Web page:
On the church’s to-do list, mission is often the focus of one committee, a pull-down tab on the church website. Often, mission is understood as something some of “us” take up as a way to help “others”—those in need far away from our home and church. This is a traditional understanding of mission, one that arose during a time when the assumption was that everyone nearby is already Christian. While it is a view of mission motivating untold acts of kindness and hours of committed labor and love, it is also a view of mission ill-fitted to our increasingly post-Christian culture.
What if we understand mission as less about what we do and more about what God is doing? God is loving and reconciling the world, and God, we claim, catches us up into that work -- all of us, all the time. That is a pretty exciting vision for being church, and it just might change what we think mission means.
Often, mission is understood as something some of “us” take up as a way to help “others”—those in need far away from our home and church. This is a traditional understanding of mission, one that arose during a time when the assumption was that everyone nearby is already Christian. While it is a view of mission motivating untold acts of kindness and hours of committed labor and love, it is also a view of mission ill-fitted to our increasingly post-Christian culture.
As many of you know, at Luther we are re-framing mission for the sake of living into what might be called “a new apostolic era.” The phrase is an intentional recovery of the term “apostle” from the early church. The word “apostle” means “one who is sent.” The apostolic imperative derives from, among other places, John’s Gospel (20:21) where Jesus says “Peace be with you! As the Father has sent me, so I am sending you.” It is an understanding of the whole church being sent as “body of Christ” to the world, caught up in God’s mission.
We might, it turns out, find God is doing something nearby, not just far away. We might be caught up in what God is doing in our own neighborhood, among those we thought were already in on the God-thing. But it turns out in North America today, more and more people (and especially young adults) are disconnected from religious organizations like the Lutheran church. Not that the world (and particular people within it) are experiencing any less brokenness, suffering, injustice, doubt or despair. But people do not so readily see the church as a place ready to respond to their pain and hope.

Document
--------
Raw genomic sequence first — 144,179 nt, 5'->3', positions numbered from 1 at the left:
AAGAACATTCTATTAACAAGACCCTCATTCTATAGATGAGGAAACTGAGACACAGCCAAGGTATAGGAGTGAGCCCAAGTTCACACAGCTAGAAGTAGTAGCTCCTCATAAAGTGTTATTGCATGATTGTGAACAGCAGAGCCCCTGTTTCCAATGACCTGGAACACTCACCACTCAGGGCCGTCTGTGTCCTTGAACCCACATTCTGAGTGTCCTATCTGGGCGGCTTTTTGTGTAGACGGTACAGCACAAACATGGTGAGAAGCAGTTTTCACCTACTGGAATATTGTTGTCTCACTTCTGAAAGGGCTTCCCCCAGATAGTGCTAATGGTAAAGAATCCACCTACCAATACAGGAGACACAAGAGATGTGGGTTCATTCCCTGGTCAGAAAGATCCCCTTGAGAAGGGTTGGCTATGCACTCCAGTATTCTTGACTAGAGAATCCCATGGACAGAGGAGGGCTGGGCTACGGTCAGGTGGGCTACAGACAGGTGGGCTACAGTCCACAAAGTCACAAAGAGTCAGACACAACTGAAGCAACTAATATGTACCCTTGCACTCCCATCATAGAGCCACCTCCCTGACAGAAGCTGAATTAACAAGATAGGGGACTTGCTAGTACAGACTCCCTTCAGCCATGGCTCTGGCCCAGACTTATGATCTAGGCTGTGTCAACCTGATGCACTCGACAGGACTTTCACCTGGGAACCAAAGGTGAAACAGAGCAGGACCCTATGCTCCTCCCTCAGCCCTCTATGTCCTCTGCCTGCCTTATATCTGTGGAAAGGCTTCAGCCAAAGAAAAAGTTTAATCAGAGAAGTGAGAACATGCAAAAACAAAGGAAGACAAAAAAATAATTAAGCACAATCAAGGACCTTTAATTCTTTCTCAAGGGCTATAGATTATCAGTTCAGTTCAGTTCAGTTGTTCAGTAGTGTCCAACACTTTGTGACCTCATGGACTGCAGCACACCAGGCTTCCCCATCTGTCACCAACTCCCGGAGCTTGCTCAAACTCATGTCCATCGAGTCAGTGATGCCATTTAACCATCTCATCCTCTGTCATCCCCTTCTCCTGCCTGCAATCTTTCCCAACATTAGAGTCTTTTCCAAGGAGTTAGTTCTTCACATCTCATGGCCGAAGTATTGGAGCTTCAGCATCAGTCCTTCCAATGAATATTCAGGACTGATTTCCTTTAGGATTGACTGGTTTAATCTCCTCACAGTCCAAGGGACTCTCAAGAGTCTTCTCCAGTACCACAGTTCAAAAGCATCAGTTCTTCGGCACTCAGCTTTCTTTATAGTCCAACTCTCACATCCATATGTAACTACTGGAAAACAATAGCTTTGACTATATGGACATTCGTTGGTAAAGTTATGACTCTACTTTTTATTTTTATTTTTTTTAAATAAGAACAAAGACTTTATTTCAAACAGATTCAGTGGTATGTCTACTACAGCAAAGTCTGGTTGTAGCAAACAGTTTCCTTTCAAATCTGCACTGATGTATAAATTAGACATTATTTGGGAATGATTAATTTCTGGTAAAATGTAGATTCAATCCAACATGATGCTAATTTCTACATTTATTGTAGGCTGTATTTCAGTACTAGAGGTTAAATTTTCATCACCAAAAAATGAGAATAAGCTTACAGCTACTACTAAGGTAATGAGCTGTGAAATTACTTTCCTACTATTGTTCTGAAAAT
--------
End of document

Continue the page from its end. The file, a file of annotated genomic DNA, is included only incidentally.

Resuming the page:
I’ve said this year I want to lift up places where our students and partner congregations and organizations are caught up in what God is doing in the world. You might even call it “participating in God” if you take the sense of God as a verb (love, for instance). Along with our team in Contextual Learning, I’m currently teaching the Internship Orientation course for the next year’s interns. Each session ends with a section I call “missional imagination.” I want to share a story from our last class (February 20).
Liz Cheney is serving her internship at Our Savior’s Lutheran Church in Virginia, MN. Bob Simensen is the pastor, and serves as Liz’s internship supervisor. Virginia is a small town on the Iron Range, about an hour north of Duluth. The church is a vibrant small town church, with active ministries inside and outside the church.
As Liz thought about her internship project, she developed a plan to embody this new apostolic vision of the church in mission to those right down the street. Liz is beginning The Bridge Ministry, a new initiative seeking to connect ministry outreach to the students at Mesabi Range Community College in town. This local community college doesn’t have a campus ministry, and in order to make the “bridge” Liz is converting part of the church to be a hang-out “bridge” space-complete with comfortable couches, coffee makings, and other creature comforts. Students need ‘third spaces’ between their work and their home, and The Bridge Ministry create a way for relationships to be built in-between the church services and the secular community college experience.
With any great "vision" or project, when God is involved we may not end up in the same place we thought we might when we started and that has certainly been the case for my project. The Iron Range is a hard place to “break” into and that has been the case with college students. I think if I had another year our church would be hopping with college students!
What I have discovered through this process is that God works in spite of our goals and visions and is always up to things even when we don't realize it or see it right away. The Bridge Ministry has served people that I never set out for it to and it has been a really wonderful "space" in the church!
The "space" in the church has served children, Wednesday worship services, AA, grief support and spiritual direction groups as well as so many others that can come and find respite, quiet or meeting space that has the feel and comfort of your own living room. God has indeed been up to something here at Our Savior's!
What a wonderful testimony! I’m grateful for Liz’s story, and for her agreeing to share it here. As we go forward in 2014, I want to continue to ask—with Liz and Bob in Virginia, MN, “what is God doing loving your part of the world?” When we can ask this question afresh, I believe, we’ll see how can the church and its leaders become caught up in participating with God.
I hope others of you are willing to take me up on this task: to ask yourselves how your lives, your ministries, your communities, are getting involved with what God is doing. How are you, as those who belong to Jesus, empower by the Holy Spirit, sent into the world to shine with God’s love? In the face of grinding poverty, of the degradation of creation, of intolerance, of great hurt and illness, of deep shame and brokenness. Then write me a note and share your story!